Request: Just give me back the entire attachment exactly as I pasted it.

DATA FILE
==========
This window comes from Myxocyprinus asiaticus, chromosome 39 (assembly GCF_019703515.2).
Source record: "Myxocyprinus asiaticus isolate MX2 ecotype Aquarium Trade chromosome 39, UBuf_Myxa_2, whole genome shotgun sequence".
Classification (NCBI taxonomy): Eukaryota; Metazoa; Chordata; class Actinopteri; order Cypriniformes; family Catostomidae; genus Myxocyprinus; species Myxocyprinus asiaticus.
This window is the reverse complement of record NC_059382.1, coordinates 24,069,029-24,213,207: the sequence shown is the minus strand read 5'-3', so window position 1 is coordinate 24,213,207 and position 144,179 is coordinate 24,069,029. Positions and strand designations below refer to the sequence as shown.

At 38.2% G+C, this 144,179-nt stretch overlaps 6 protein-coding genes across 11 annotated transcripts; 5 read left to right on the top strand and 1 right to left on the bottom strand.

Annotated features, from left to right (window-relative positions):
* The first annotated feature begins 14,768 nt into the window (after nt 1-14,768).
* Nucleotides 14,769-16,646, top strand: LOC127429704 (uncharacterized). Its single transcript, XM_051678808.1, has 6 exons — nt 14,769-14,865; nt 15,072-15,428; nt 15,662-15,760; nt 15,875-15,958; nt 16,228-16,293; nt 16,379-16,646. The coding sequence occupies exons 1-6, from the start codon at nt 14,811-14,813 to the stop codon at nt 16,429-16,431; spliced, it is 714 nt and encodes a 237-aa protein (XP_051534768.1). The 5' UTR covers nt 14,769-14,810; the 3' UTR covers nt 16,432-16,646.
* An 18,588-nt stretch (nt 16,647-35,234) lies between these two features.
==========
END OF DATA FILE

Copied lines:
This window comes from Myxocyprinus asiaticus, chromosome 39 (assembly GCF_019703515.2).
Source record: "Myxocyprinus asiaticus isolate MX2 ecotype Aquarium Trade chromosome 39, UBuf_Myxa_2, whole genome shotgun sequence".
Classification (NCBI taxonomy): Eukaryota; Metazoa; Chordata; class Actinopteri; order Cypriniformes; family Catostomidae; genus Myxocyprinus; species Myxocyprinus asiaticus.
This window is the reverse complement of record NC_059382.1, coordinates 24,069,029-24,213,207: the sequence shown is the minus strand read 5'-3', so window position 1 is coordinate 24,213,207 and position 144,179 is coordinate 24,069,029. Positions and strand designations below refer to the sequence as shown.

At 38.2% G+C, this 144,179-nt stretch overlaps 6 protein-coding genes across 11 annotated transcripts; 5 read left to right on the top strand and 1 right to left on the bottom strand.

Annotated features, from left to right (window-relative positions):
* The first annotated feature begins 14,768 nt into the window (after nt 1-14,768).
* Nucleotides 14,769-16,646, top strand: LOC127429704 (uncharacterized). Its single transcript, XM_051678808.1, has 6 exons — nt 14,769-14,865; nt 15,072-15,428; nt 15,662-15,760; nt 15,875-15,958; nt 16,228-16,293; nt 16,379-16,646. The coding sequence occupies exons 1-6, from the start codon at nt 14,811-14,813 to the stop codon at nt 16,429-16,431; spliced, it is 714 nt and encodes a 237-aa protein (XP_051534768.1). The 5' UTR covers nt 14,769-14,810; the 3' UTR covers nt 16,432-16,646.
* An 18,588-nt stretch (nt 16,647-35,234) lies between these two features.